Finding new uses for 12 closed Minneapolis Public School (MPS) buildings will likely take a while, cautioned Paul Bauknight of Urban Design Lab. Bauknight, an MPS consultant, recently completed the first of three interim reports on the process.
Although his report–which can be viewed on the MPS web site (www.mpls.k12.mn.us)–doesn’t include North’s five closed schools (Lincoln, Shingle Creek, Jordan Park, Franklin and Willard), it does offer a preview of what other neighborhoods are hoping to see when and if the large buildings are redeveloped.
Bauknight said he completed the report, which covers Cooper, Howe, Northrop and Morris Park schools in South Minneapolis, after attending 28 community meetings (including introductory meetings and two for each school). He said he expects to finish the second report, which will cover the North Side buildings, in about two weeks, and the Northeast report on Holland, Putnam and Tuttle by the end of March.
The reports include real estate analyses, building analyses, building and land valuations and notes from the community meetings. Bauknight said his plan is to take the general information and options, including feasibility, financial considerations and marketing needs, and develop recommendations for the school board. “The goal is to develop a strategic plan.”
The interim reports, he said, “don’t come out and make recommendations; they explain what the community is talking about.”
The next step will be “site asset meetings,” which will start in March but have not yet been scheduled. “At the community meetings, we asked for smaller groups to be our connection to the community.”
Bauknight said the groups who turned out for the community meetings tended to be a mix of people who were still angry or upset about the schools closing in the first place and people who wanted to move ahead. “It’s a tough process. Nobody likes to see a school closed. Now we have to find out what the building might be in its next life. People seemed to appreciate the process and overall, the meetings have been well attended. We’ve been open and transparent and have worked to include community members.”
The four South Minneapolis schools were all K-5 schools built in the 1920s and 1930s, with additions built later. Most who attended those community meetings said they wanted to keep the buildings standing, and hoped to retain their green space.
For Cooper, 3239 44th Ave. S., recommendations included artists’ living and work space, a resource center, single-family residential units, and senior housing.
For Howe, 3733 43rd Ave. S., recommendations included educational/school use, a community or resource center, artists’ living and work space, and senior housing.
For Northrop, 1611 46th St. E., recommendations included town houses, a resource center, single-family residential units, and senior housing.
For Morris Park, 3810 56th St. E., recommendations included an educational/school use, a resource center, single-family residential units, and senior housing.
Bauknight wrote in his report that after talking with real estate development, urban planning, finance and land use professionals, it became clear that this is more than a building reuse project: it is a “significant urban planning and economic development initiative.”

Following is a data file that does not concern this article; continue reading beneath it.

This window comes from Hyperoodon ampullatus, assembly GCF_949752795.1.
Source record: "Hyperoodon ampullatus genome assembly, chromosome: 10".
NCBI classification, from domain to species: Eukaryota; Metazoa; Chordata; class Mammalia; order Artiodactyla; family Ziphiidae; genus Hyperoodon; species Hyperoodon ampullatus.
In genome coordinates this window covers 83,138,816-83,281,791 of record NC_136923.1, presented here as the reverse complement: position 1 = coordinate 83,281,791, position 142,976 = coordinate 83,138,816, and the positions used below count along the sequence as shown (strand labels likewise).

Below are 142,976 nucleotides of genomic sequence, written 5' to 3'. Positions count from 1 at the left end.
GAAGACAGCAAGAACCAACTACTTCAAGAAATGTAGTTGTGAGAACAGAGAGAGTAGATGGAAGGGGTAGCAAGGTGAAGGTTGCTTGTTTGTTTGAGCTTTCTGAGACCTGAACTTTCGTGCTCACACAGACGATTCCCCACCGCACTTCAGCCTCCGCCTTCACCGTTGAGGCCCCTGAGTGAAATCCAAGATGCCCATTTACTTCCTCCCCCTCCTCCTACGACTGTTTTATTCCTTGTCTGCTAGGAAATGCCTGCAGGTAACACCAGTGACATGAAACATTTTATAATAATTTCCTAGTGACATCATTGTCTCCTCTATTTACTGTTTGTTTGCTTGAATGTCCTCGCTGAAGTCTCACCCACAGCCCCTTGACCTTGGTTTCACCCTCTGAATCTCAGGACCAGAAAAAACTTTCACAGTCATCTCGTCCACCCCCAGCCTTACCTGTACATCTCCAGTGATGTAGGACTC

Developing a strategic plan with viable long term options, he added, means that the school district will need the cooperation and support of the City of Minneapolis, the Minneapolis Park and Recreation Board, Hennepin County “and other agencies and institutions within the community.”
In some cases, the buildings might have to be rezoned to accommodate a higher density use. All are in areas zoned for residential use. Projects such as senior housing, a resource center, or an artists’ live/work space would all require a higher zoning.
And with every plan comes many questions. When people say they want to “retain green space,” for instance, does that mean keeping the existing green space as part of a new use, or possibly moving the building to create a larger park/recreation area? Who will care for the green space? Will it be “planned or unplanned, manicured or wild?” If left in a “natural vegetative state, would it be perceived as an amenity, a safety hazard, or an eyesore?”
If the option a community chooses is converting a school building to residential units, Bauknight’s report says, “Depending on the current condition of these facilities, it may cost as much or more to convert these buildings to multifamily housing than to remove the building and construct an entirely new residential complex.” And costs to convert these facilities to residential units are increasing, he added.
Some charter schools have shown interest, Bauknight noted, and an educational use would be “one of the most expedient options for moving a property into a productive use again.” However, one drawback is that many charter schools are interested in leasing, not buying, a building, and MPS has made it clear that it wants to get out of the real estate business.
He said that the school district is keeping track of people who are interested in the properties. “As we work through the recommendations, we might be able to match them up,” Bauknight said. “We’re not taking any proposals right now, even though the district has solicited letters of interest from charter schools.”
Private housing developers, private schools, churches, non-profit housing and community developers and non-profit agencies have expressed interest in some of the buildings, he added. The list includes the Minneapolis Consortium of Non-Profit Developers, Common Bond Communities, Artspace, Service Dog Training, and the Drum and Bugle Corps.
For more information, go to www.mpls.k12.mn.us, click on “Community,” and chose the “closed school” option in the left margin. Call 612-668-8668 or email firstname.lastname@example.org for information on how to buy or rent a building. The district number is 612-668-0000.